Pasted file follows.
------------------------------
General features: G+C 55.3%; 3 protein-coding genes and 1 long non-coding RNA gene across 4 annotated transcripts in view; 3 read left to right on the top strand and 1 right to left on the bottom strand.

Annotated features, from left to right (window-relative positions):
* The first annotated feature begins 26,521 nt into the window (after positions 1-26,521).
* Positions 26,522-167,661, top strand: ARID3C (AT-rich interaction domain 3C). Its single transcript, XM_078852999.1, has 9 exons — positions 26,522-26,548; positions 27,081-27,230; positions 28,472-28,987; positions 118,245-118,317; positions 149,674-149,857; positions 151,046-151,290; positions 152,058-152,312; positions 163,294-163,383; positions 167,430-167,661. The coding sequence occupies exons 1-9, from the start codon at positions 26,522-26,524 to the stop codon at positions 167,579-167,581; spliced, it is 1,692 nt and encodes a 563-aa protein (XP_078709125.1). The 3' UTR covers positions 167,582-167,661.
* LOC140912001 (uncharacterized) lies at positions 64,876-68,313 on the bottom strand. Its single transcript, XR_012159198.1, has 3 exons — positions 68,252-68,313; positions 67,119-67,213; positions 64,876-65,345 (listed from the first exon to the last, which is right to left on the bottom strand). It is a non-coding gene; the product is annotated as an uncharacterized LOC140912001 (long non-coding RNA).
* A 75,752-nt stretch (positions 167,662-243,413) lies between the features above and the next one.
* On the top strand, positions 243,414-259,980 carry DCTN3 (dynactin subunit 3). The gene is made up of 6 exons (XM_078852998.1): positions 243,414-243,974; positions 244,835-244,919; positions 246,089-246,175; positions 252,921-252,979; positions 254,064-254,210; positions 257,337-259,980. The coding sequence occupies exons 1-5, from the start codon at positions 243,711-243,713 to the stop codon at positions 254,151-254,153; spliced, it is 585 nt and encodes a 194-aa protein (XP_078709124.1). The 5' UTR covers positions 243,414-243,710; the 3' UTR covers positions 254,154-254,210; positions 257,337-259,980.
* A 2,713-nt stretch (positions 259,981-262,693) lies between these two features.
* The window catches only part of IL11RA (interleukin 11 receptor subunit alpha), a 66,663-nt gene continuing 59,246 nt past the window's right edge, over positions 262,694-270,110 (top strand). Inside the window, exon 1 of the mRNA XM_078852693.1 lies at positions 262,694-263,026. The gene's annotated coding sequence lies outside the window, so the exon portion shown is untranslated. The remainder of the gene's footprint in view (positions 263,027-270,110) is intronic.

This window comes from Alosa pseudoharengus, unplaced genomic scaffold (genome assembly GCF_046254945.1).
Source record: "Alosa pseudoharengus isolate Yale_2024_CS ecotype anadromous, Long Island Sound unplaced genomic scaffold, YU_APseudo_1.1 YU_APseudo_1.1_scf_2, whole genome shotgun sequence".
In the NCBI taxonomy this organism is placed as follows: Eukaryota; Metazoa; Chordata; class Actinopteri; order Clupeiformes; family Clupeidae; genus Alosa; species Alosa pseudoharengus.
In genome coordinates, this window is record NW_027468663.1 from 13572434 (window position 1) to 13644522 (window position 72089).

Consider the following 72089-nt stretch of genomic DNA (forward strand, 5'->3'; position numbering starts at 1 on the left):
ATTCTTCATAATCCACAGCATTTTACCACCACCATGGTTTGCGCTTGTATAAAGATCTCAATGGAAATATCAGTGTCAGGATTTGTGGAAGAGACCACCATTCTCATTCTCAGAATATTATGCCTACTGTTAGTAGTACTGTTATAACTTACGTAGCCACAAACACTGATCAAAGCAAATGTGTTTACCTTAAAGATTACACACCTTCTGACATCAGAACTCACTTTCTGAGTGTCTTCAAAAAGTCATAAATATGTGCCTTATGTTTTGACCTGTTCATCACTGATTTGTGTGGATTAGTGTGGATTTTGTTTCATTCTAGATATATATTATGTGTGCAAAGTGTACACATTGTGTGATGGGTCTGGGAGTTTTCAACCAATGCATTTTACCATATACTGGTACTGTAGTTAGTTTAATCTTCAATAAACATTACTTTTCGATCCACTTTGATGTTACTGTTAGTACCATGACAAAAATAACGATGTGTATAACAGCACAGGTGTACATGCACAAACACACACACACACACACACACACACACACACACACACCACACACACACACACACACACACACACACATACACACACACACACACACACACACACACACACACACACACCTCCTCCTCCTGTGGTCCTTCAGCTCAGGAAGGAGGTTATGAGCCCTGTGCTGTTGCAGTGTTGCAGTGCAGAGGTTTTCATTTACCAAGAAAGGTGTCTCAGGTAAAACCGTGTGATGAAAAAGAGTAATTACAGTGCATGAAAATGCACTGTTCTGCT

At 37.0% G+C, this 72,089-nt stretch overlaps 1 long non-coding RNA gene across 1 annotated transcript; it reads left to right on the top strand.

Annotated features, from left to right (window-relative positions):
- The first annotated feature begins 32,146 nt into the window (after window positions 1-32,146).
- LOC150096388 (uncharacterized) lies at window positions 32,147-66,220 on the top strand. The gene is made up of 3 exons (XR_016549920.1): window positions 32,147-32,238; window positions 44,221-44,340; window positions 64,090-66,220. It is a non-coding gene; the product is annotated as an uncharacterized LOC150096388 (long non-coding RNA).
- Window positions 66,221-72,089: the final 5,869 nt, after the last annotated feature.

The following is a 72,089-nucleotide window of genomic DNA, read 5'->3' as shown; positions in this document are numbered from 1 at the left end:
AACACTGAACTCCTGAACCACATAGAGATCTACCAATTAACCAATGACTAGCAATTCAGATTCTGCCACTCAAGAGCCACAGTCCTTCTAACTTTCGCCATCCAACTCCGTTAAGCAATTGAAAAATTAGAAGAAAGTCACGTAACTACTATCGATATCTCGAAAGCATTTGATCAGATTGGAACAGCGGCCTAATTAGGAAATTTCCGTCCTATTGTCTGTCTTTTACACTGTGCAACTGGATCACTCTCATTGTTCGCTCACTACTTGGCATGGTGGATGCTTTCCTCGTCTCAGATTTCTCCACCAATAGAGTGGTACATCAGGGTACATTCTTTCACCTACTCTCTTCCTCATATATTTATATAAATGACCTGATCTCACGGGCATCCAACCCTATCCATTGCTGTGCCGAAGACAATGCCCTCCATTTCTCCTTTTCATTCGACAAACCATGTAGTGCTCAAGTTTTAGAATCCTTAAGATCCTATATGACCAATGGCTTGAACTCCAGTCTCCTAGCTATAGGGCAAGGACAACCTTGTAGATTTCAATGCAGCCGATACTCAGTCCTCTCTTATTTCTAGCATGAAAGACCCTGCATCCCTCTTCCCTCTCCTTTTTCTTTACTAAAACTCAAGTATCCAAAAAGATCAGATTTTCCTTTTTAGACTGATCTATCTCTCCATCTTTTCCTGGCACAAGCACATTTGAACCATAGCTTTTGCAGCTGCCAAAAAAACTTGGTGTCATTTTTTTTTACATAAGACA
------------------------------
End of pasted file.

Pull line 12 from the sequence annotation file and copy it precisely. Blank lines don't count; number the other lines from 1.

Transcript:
In the NCBI taxonomy this organism is placed as follows: Eukaryota; Metazoa; Chordata; class Actinopteri; order Clupeiformes; family Clupeidae; genus Alosa; species Alosa pseudoharengus.